gone 360 degrees around them. You may find the image in the most unexpected of places.


What’s one post-processing tip you’d like to share with other photographers?

-Capture One for raw conversion
-Photoshop tip – patch tool to get rid of blemishes followed by the clone stamp tool for smoothing (reduced to 30% opacity and 30% hardness).


Do you have any projects you’d like to show off?

All of them. Haha I’m a photographer. Vogue and Elle are pretty cool.


What is your most life-changing event?

Divorce – “No reason to stay is a good reason to go”.


What has photography done for you as a person?

It has given me an outlet.


What’s something no one knows about you that you’d like to share?

Some days I just want to give up. But I don’t. You wouldn’t know because you only see the highlight reel. You don’t see me break down. So what do I do? I have a little cry, I brush myself off, and start over fresh the following day. That is one thing I’ve got; a quick turnaround time.

I don’t think that I am the brightest, the best at lighting, or even the best photographer. But I do know this, I’m a loaded cannon of passion, I have always had the strength to push on and to make my dreams happen.

I see more, I feel more, I hurt more, I anger more, because I care more, because I am an artist and well, life as an artist is never easy.


Who’s your biggest hero in your life?

My great grandmother, my name’s sake, Betty Elizabeth. 

I’m Audrey Elizabeth.

She was the strongest, most optimistic, resilient woman I’ve ever known. She didn’t have it easy but she never let anything stop her. She was a single mother to two beautiful baby girls when her husband died after only being married a short time. She didn’t know how to drive their family car, but she went out into that field and learned. She drove to the bus stop, then took the bus stop to work at the hospital downtown. She wasn’t going to let this loss get in the way of providing a better life for her daughters.

She was a strong advocate for racial equality in the 1940s. She believed, if her nanny/helper, her friend, her daughter’s “mama Ally”, couldn’t stay at that hotel in the same room, then by goodness she couldn’t either. “I’ll go some place else”- Mammaw

She was the president of the Tennessee radiological society and visited conferences in Canada on behalf of all of Tennessee. What a pioneer!!

Betty Elizabeth was born one year before women received the right to vote. I was excited for her presidential vote for hillary Clinton this September. I’m going to show up and vote on behalf of my Mammaw, my namesake, my hero.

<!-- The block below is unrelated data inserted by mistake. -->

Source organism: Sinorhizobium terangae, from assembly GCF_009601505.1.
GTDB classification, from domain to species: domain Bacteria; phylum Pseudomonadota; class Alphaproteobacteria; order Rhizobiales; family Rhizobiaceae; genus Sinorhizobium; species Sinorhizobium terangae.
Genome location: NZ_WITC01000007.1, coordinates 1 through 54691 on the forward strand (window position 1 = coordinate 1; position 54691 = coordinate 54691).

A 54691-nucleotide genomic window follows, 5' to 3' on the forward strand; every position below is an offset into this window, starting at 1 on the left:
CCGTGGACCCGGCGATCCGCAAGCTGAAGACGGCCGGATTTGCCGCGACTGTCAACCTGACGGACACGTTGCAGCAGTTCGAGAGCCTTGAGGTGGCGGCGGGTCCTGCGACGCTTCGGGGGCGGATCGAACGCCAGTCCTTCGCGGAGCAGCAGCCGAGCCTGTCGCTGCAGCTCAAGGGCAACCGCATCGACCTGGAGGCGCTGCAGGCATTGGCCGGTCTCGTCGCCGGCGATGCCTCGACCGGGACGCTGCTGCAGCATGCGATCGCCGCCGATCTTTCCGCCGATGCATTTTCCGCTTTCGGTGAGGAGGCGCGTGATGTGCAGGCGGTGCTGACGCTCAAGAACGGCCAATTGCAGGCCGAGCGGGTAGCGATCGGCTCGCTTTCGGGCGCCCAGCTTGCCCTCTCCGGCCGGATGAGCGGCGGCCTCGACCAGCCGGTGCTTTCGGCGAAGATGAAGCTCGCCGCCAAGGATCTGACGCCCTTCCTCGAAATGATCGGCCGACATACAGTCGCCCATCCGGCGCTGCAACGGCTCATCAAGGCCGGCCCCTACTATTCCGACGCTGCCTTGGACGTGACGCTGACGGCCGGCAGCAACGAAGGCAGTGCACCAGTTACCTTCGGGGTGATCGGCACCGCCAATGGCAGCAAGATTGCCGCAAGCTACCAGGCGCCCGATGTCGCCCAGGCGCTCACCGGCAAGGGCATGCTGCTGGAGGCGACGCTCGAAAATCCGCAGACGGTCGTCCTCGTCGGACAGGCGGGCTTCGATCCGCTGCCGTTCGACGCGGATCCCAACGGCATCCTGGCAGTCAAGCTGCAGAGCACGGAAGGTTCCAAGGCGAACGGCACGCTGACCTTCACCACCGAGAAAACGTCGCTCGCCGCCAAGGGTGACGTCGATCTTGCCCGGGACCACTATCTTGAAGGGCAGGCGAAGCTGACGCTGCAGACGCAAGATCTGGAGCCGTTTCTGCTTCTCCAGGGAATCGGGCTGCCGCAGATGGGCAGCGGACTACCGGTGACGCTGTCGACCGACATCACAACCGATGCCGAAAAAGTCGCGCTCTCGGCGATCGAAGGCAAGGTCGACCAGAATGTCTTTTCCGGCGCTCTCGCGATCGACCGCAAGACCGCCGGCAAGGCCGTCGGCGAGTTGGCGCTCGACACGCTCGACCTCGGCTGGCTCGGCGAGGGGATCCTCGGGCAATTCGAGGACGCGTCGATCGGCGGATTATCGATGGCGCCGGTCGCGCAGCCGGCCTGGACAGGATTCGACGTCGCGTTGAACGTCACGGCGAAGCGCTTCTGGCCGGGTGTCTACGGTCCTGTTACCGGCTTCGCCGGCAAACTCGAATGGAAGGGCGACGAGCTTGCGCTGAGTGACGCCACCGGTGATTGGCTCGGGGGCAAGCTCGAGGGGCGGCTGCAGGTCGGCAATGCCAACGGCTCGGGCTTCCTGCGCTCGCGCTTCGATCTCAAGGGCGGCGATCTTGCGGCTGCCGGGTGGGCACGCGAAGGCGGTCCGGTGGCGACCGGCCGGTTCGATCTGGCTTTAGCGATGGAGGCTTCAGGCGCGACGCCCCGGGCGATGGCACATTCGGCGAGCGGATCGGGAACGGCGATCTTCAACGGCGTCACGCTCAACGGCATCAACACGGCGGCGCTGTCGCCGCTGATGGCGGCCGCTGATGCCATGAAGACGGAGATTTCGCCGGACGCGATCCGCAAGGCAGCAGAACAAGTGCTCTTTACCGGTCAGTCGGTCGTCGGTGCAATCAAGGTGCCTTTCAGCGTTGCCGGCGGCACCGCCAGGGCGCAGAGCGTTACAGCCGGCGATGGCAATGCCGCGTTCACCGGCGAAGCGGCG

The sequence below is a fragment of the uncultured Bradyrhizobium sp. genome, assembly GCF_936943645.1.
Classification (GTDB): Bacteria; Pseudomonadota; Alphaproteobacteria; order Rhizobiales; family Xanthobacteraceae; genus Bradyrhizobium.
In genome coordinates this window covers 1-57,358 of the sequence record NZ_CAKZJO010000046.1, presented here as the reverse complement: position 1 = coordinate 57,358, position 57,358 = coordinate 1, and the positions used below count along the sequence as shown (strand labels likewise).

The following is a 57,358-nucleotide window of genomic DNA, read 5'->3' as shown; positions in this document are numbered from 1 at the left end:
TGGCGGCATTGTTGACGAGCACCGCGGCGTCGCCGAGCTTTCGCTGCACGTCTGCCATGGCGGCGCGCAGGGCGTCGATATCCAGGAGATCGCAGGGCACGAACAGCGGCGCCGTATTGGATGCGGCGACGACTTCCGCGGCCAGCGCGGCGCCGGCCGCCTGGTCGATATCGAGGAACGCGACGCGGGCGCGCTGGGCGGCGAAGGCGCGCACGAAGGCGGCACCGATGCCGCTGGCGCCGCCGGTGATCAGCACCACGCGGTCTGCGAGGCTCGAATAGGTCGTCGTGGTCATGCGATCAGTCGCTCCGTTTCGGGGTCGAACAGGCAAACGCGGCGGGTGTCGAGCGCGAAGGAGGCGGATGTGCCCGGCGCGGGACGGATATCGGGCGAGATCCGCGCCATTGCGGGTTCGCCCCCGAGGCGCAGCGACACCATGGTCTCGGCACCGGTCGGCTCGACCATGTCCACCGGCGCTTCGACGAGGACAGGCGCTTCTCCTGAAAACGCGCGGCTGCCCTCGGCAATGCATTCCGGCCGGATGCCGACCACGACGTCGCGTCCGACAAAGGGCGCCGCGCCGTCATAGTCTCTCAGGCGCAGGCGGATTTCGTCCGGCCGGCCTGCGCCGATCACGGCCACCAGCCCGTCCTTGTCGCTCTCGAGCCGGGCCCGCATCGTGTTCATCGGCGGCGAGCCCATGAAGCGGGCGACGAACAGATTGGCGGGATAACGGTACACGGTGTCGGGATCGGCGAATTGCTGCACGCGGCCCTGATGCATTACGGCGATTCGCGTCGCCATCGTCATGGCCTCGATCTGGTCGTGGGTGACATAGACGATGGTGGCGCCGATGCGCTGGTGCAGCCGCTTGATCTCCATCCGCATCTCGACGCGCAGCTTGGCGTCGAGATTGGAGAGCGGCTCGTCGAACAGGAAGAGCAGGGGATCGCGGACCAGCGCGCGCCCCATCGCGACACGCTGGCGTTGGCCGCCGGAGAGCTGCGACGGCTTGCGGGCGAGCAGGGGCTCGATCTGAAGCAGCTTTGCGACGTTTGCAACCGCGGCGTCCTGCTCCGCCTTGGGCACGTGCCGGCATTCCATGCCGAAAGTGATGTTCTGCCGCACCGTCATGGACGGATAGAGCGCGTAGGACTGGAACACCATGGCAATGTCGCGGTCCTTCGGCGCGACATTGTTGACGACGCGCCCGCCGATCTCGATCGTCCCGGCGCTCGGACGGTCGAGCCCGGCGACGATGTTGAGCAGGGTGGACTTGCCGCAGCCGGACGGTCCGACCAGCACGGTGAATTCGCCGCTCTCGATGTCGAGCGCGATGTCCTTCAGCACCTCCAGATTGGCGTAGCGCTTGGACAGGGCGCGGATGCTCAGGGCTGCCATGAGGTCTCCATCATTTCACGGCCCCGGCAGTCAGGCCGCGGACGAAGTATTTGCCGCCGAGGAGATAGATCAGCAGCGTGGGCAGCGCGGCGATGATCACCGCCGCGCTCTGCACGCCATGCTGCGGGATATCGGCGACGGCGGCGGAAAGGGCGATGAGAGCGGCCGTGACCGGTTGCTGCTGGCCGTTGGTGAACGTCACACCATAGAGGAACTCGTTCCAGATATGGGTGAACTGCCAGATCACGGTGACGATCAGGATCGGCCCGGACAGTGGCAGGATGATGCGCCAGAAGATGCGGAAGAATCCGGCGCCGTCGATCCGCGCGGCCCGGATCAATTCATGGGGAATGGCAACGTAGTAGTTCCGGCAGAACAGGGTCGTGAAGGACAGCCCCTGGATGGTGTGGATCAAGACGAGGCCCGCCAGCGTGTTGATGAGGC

Mammaw, thank you for teaching me that I come from strong stock! Thank you for teaching me to go for my dreams, to never give up, and that it is never too late to find love. After all, you found it again at 70. You outlived yet another husband but you weren’t ready yet. You needed to meet all those great grandchildren and be there for more celebrations. You weren’t done seeing. Thank you for teaching me to always seek, to always grow, to never settle, and to love love love with all my heart.

“I love you two times”,

Audrey Elizabeth


What’s one of your biggest fears?

Not being memorable. After all, in the end it is the work that remains.


What will you be doing five years from now?

I’ll hopefully be married with a kiddo or two as I’ll be 33. Prob one in a knapsack on my back while I’m
shooting a model on the beach.


What’s the craziest thing you’ve ever done?

Haha good try 🙂


What’s something you’ve always wanted to do but haven’t?

I want to see all of Italy and Spain. I want to photograph in Greece and take an African Safari. I want to go to Iceland and mud bathe. Basically travel the world.


For anyone that wants to get in touch with Audrey, here’s some contact information:

FStop: Profile

Website:  www.audreyfroggatt.com

Instagram: @audreyfroggatt

Facebook: Profile


Audrey, thank you for sharing your beautiful story – it was truly a joy getting to know you! 🙂

If any artists out there want to collaborate with FStop, don’t hesitate to reach out to us.

2 thoughts on “Audrey Froggatt – Let Me Tell Your Story

  1. Poetic, relevant, real, inspiring, intelligent, humorous, warm, informative, and self aware! Great article Audrey! You are an amazing artist and person.

Leave a Reply

Your email address will not be published. Required fields are marked *

*